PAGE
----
The robustness of trials that guide evidence-based orthopaedic surgery

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Abstract

Background: The fragility index (FI) may prove to be a powerful metric of trial robustness. The FI is the minimum number of patient events that would need to become nonevents in order to nullify a significant result. The fragility quotient (FQ) is the FI divided by the total sample size. This study evaluates the robustness of the 20% of orthopaedic clinical trials that were cited as having strong evidence in the American Academy of Orthopaedic Surgeons (AAOS) Clinical Practice Guidelines and that could be analyzed with these indices. Methods: From the AAOS recommendations with strong evidence, we extracted the randomized controlled trials that were cited as having supporting evidence that could be analyzed with the FI. Each trial's FI was calculated using the fragility calculator (www.fragilityindex.com). With use of the Cochrane Risk of Bias Tool 2.0, we evaluated the likelihood of bias. We also performed a post hoc power analysis of eligible studies. Results: The median FI for the 72 trials was 2 events, and the median FQ was 0.022. Of the 72 trials, only 3 (4.2%) were at a low risk of bias, and 35 (48.6%) were at a high risk of bias. Thirty-eight (53%) of the trials were underpowered. We identified a strong correlation between a trial's FI or FQ and the trial's power. Conclusions: Our study found that trials that provided strong evidence for orthopaedic surgery guidelines were largely fragile, underpowered, and at risk of bias.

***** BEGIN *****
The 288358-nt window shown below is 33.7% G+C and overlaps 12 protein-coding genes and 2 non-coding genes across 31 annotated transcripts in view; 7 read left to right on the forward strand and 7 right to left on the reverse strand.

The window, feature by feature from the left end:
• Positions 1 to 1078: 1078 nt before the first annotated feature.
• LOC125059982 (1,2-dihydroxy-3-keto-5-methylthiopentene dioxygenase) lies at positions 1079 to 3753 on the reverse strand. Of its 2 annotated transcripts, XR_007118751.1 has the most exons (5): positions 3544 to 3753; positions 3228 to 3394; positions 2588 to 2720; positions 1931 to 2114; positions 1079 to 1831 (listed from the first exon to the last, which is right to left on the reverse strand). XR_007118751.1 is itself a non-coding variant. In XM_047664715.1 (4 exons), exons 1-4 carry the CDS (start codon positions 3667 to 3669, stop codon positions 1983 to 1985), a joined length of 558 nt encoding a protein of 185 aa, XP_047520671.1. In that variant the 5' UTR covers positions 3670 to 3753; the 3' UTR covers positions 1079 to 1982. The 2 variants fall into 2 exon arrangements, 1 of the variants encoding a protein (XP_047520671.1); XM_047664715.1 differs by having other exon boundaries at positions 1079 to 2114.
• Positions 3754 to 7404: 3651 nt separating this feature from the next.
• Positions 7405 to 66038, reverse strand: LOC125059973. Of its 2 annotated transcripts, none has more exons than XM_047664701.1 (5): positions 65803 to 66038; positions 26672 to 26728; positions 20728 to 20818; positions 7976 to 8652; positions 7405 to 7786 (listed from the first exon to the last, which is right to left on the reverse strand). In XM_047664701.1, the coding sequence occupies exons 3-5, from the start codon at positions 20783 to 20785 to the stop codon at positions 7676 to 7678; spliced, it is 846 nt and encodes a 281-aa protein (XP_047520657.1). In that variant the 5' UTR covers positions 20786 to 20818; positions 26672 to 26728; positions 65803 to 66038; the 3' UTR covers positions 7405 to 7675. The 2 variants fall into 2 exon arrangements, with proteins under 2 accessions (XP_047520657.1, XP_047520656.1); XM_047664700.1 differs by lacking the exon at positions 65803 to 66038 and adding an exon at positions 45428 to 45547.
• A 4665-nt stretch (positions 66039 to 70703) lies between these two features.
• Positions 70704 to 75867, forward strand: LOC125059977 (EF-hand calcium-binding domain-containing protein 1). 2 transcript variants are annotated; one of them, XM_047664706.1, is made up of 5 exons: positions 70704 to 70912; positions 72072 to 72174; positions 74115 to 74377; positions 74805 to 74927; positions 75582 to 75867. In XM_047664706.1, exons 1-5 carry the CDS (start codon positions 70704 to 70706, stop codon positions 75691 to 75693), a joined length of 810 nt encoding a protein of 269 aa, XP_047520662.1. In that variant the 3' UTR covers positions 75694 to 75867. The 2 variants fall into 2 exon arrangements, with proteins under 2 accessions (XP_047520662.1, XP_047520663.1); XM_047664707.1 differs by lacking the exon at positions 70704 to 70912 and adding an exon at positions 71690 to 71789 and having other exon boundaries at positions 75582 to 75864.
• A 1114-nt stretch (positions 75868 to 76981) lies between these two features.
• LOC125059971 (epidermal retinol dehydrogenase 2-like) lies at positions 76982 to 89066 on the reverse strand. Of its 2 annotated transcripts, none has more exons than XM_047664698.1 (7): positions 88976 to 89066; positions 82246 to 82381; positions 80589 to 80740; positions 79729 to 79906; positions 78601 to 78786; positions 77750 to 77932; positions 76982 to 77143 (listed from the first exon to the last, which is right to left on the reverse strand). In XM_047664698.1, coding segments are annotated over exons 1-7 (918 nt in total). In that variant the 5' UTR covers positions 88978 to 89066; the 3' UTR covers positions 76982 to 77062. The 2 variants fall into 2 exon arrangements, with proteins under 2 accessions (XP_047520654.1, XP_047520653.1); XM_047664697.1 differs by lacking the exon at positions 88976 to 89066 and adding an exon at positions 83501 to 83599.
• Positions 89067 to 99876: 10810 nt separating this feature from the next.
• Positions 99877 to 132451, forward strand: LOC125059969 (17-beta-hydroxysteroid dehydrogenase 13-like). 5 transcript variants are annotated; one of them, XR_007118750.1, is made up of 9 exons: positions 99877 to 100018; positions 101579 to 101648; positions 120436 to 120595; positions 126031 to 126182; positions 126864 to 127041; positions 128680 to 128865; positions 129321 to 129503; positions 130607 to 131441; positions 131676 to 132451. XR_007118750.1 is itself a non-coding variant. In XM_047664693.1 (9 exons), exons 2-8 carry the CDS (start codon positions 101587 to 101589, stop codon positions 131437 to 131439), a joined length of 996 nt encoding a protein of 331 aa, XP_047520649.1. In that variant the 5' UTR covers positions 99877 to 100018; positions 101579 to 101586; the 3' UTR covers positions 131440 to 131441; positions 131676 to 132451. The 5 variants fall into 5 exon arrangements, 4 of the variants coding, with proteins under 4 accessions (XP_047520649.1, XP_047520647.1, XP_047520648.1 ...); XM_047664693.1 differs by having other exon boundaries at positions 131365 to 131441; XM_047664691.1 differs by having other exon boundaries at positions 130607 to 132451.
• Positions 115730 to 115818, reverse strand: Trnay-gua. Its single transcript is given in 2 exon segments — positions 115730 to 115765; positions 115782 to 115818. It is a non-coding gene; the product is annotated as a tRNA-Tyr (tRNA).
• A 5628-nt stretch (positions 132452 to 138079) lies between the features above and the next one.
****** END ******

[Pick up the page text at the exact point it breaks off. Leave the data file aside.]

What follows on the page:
Original languageEnglish
Pages (from-to)E85
JournalJournal of Bone and Joint Surgery - American Volume
Volume100
Issue number12
DOIs
StatePublished - 1 Jun 2018

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Orthopedics
Practice Guidelines
Sample Size
Randomized Controlled Trials
Clinical Trials
Guidelines

Cite this

@article{e61ac377bc5e408c952c0701ba1eb4cd,
title = "The robustness of trials that guide evidence-based orthopaedic surgery",
abstract = "Background: The fragility index (FI) may prove to be a powerful metric of trial robustness. The FI is the minimum number of patient events that would need to become nonevents in order to nullify a significant result. The fragility quotient (FQ) is the FI divided by the total sample size. This study evaluates the robustness of the 20{\%} of orthopaedic clinical trials that were cited as having strong evidence in the American Academy of Orthopaedic Surgeons (AAOS) Clinical Practice Guidelines and that could be analyzed with these indices. Methods: From the AAOS recommendations with strong evidence, we extracted the randomized controlled trials that were cited as having supporting evidence that could be analyzed with the FI. Each trial's FI was calculated using the fragility calculator (www.fragilityindex.com). With use of the Cochrane Risk of Bias Tool 2.0, we evaluated the likelihood of bias. We also performed a post hoc power analysis of eligible studies. Results: The median FI for the 72 trials was 2 events, and the median FQ was 0.022. Of the 72 trials, only 3 (4.2{\%}) were at a low risk of bias, and 35 (48.6{\%}) were at a high risk of bias. Thirty-eight (53{\%}) of the trials were underpowered. We identified a strong correlation between a trial's FI or FQ and the trial's power. Conclusions: Our study found that trials that provided strong evidence for orthopaedic surgery guidelines were largely fragile, underpowered, and at risk of bias.",
author = "Checketts, {Jake Xavier} and Scott, {Jared T.} and Chase Meyer and Jarryd Horn and Jaclyn Jones and Matt Vassar",